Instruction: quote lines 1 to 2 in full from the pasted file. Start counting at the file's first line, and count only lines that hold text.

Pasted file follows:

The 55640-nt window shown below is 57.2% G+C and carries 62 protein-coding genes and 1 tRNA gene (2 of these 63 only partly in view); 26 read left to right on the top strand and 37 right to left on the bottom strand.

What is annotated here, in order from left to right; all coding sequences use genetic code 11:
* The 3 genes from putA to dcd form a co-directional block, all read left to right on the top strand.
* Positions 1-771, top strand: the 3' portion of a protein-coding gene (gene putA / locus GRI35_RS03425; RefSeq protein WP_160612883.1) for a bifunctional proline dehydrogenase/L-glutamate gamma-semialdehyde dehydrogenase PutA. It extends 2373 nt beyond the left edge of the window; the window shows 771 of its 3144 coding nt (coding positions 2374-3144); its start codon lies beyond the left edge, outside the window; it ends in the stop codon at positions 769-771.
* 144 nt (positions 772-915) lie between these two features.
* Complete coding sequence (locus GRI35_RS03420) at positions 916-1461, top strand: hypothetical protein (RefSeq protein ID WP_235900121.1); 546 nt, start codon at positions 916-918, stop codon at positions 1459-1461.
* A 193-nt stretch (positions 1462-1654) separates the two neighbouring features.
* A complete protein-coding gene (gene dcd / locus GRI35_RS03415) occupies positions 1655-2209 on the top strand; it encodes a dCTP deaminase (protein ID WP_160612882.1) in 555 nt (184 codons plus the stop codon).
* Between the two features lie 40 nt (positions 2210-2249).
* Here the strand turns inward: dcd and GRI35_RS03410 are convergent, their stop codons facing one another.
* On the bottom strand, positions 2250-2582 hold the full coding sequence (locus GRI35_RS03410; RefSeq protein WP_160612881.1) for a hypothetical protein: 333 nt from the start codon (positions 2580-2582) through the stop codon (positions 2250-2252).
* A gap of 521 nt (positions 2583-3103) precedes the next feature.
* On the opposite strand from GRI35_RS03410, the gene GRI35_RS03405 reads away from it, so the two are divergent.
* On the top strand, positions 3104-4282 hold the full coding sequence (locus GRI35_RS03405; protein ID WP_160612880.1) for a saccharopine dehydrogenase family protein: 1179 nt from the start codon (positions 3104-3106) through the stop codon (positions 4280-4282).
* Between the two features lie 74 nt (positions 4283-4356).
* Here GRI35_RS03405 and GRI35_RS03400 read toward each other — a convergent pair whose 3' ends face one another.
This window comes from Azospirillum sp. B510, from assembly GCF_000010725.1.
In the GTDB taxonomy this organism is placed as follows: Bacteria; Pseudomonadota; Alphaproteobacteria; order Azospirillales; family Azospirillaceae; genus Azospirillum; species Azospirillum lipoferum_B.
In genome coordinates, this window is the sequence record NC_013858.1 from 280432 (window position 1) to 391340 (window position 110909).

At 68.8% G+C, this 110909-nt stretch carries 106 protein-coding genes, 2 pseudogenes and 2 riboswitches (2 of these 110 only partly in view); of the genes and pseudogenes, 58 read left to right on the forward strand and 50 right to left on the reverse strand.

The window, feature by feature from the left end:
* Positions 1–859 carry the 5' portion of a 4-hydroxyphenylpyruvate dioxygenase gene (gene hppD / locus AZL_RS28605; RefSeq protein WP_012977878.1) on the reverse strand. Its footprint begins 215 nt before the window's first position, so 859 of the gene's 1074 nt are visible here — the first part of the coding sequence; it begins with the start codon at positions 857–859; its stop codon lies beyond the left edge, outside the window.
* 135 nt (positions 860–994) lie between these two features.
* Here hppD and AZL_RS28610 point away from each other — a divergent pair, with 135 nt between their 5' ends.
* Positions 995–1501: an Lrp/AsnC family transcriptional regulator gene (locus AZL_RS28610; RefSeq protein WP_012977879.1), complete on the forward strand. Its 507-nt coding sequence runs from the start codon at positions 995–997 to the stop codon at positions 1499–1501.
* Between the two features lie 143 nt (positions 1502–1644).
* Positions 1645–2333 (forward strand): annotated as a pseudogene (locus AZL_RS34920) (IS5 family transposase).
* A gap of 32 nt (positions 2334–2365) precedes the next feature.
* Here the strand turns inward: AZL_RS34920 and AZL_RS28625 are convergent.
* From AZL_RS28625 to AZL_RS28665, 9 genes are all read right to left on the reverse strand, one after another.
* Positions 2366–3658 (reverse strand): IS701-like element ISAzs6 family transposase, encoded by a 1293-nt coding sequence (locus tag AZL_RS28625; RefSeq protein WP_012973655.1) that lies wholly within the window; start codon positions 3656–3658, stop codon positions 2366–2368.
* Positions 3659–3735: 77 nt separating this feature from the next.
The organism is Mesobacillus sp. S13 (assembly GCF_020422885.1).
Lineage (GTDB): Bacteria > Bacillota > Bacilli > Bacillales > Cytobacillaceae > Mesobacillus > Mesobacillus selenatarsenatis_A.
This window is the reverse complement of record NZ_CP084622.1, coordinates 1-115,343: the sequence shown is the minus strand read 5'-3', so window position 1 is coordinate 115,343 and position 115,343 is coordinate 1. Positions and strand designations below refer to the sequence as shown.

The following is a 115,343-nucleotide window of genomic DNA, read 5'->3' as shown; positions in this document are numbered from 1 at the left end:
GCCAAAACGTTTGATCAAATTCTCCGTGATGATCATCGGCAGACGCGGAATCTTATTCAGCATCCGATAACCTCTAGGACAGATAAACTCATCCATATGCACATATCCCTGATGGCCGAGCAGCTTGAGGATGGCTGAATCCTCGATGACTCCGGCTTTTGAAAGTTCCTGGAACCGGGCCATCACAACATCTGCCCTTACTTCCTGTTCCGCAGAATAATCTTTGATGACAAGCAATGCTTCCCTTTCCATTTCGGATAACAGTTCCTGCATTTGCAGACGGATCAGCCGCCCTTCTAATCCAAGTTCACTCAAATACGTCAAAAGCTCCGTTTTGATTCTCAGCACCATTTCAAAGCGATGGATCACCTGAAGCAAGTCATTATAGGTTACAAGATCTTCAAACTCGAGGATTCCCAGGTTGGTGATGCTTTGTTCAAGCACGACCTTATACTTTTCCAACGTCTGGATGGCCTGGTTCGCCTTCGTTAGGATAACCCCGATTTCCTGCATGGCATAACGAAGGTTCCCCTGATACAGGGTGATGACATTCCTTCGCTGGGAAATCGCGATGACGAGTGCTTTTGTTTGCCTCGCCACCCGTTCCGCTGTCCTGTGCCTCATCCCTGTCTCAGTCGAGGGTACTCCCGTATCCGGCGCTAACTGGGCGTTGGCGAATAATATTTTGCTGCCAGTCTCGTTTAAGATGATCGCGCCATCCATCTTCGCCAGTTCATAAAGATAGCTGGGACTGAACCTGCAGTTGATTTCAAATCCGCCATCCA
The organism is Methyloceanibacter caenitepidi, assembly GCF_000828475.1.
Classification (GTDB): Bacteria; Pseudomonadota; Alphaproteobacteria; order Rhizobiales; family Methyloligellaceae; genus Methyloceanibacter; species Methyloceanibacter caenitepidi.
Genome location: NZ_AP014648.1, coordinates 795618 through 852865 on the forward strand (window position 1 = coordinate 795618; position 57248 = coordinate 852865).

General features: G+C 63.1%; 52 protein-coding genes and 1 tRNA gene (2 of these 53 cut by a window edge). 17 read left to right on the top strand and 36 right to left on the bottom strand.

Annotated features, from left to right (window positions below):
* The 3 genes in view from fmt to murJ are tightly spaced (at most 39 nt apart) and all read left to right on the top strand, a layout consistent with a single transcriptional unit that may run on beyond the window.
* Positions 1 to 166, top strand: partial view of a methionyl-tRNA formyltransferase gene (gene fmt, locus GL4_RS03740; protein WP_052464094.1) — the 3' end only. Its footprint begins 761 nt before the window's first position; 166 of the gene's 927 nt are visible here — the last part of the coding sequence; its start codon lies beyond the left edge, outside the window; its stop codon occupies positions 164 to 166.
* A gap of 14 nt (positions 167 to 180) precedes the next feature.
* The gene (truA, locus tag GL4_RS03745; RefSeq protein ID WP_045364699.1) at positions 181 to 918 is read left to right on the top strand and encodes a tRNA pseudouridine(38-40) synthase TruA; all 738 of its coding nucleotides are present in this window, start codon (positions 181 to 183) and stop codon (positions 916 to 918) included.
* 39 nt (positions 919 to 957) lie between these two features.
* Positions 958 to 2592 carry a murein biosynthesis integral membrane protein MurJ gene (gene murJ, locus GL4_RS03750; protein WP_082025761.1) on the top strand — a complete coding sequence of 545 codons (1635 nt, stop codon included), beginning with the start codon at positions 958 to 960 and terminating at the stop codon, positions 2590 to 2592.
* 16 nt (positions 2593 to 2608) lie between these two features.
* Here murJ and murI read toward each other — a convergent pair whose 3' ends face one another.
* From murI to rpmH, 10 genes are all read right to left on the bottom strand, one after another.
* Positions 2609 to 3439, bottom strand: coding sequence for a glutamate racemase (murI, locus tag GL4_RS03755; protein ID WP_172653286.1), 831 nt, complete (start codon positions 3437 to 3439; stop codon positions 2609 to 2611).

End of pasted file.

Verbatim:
The 55640-nt window shown below is 57.2% G+C and carries 62 protein-coding genes and 1 tRNA gene (2 of these 63 only partly in view); 26 read left to right on the top strand and 37 right to left on the bottom strand.

What is annotated here, in order from left to right; all coding sequences use genetic code 11: